Painted spiny pocket mice (Liomys pictus) are native to Central America. They are found along the coasts, in the Sonoran Desert, and within the mountains of Mexico. They are also found in western Guatemala and throughout the Isthmus of Tehuantepec (a small piece of land that connects Mexico and Guatemala). (McGhee and Genoways, 1978)
Painted spiny pocket mice are found in different habitats throughout Mexico. They live in forests of coastal lowlands in the east, in forests and grasslands of the Sierra Madre Occidental, and in humid montane forests of the Sierra Madre del Sur mountain ranges. Painted spiny pocket mice have been found at elevations ranging from 0 to 7,300 m. They are also found within cloud forests of the Guerrero and Oaxaca mountains. They also live in the Sonoran Desert, in northwestern Mexico. However, painted spiny pocket mice are most commonly observed in areas that are populated with cacti and/or acacia trees, or along streams that are located in arid environments.
Painted spiny pocket mice make their nests out of leaves. They create burrows underneath logs, rocks, and shrubs for shelter and food storage. These burrows consist of tunnels and chambers, where they build nests, store food, and deposit waste. These burrows can be simple set-ups containing just one tunnel, or very complex networks of numerous tunnels (1 to 23 chambers and up to 3 nests). Their burrows are usually 18 to 75 cm in depth. (Ceballos, 2014; McGhee and Genoways, 1978; Reid and Vázquez, 2016)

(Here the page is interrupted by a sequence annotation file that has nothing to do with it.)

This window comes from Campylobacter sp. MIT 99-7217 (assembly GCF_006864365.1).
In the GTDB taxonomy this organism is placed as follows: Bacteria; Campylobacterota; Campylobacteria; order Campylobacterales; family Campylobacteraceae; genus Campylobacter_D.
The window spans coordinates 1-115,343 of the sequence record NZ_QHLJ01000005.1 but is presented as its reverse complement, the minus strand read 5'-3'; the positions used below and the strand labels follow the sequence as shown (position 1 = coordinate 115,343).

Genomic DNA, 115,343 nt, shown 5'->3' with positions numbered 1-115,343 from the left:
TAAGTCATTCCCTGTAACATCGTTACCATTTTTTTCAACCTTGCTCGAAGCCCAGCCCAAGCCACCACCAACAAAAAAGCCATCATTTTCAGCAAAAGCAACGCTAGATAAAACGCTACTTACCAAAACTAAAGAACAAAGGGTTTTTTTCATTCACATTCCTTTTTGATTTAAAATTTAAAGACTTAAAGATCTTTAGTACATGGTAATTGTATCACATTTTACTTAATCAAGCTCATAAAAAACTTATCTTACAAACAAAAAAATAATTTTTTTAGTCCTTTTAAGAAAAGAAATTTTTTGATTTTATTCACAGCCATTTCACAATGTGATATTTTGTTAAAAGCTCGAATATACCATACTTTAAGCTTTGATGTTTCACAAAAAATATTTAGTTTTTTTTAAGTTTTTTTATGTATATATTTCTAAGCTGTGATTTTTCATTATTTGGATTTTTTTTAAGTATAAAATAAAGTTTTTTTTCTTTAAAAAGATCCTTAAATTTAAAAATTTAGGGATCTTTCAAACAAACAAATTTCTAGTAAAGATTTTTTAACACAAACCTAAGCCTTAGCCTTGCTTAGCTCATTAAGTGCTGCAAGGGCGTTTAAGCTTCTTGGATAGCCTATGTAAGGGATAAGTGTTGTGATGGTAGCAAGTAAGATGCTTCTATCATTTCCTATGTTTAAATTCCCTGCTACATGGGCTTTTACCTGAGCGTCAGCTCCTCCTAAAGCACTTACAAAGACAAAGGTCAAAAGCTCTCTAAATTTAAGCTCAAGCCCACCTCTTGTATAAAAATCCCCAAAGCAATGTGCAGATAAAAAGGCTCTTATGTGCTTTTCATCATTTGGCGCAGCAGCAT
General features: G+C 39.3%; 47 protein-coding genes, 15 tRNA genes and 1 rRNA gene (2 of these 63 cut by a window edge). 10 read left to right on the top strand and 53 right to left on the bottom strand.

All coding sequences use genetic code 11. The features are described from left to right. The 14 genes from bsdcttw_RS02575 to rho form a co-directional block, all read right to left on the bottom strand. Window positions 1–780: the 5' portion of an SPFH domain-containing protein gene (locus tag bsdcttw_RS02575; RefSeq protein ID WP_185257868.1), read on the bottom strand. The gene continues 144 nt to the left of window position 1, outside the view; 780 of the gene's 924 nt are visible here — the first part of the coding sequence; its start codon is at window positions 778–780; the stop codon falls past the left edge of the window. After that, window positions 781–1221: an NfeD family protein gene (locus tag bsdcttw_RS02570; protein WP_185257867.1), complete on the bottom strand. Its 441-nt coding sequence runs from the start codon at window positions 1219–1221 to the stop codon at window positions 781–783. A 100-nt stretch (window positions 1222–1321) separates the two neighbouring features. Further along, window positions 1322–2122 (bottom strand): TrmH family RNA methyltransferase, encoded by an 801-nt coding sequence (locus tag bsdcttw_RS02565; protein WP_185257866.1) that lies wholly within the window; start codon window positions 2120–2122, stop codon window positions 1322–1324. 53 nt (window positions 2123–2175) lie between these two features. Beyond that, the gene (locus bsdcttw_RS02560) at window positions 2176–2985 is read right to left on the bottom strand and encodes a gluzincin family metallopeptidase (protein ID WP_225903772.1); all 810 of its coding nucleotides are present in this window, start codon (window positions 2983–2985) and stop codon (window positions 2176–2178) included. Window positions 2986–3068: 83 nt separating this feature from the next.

Painted spiny pocket mice have white ventral sides and reddish-brown dorsal sides with a single lateral stripe that is either ochre or pale in color. Their coats are made up of a mixture of stiff spines and soft, fine hair. The fine hairs do not grow longer than the spines, meaning the spines stick out.
Painted spiny pocket mice are medium in size, with total body lengths ranging from 212 to 264 mm and masses ranging from 30 to 80 g. Juveniles are grey in color and lack spines within their pelage. When compared to adult females, adult males are larger on average in total length, tail length, hindfoot length, skull length, mastoid breath, and interorbital constriction size. Males are also larger on average with regards to zygomatic width, nasal length, braincase depth, and interparietal width. Average maxillary toothrow lengths and interparietal lengths are the same for both males and females. Male painted spiny pocket mice have the longest bacula compared to other species in the genus Liomys.
The dental formula for painted spiny pocket mice is 1/1, 0/0, 1/1, 3/3, totaling 20 teeth. The formula is not unique to this species - it is the same as all the other species in the family Heteromyidae. On the plantar side of their hindfeet they have six tubercles, along with hair on their soles. Their pterygoid bones extend ventrally and then turn laterally. The shape of their pterygoid bone helps differentiate their skulls from sympatric species in the genus Liomys.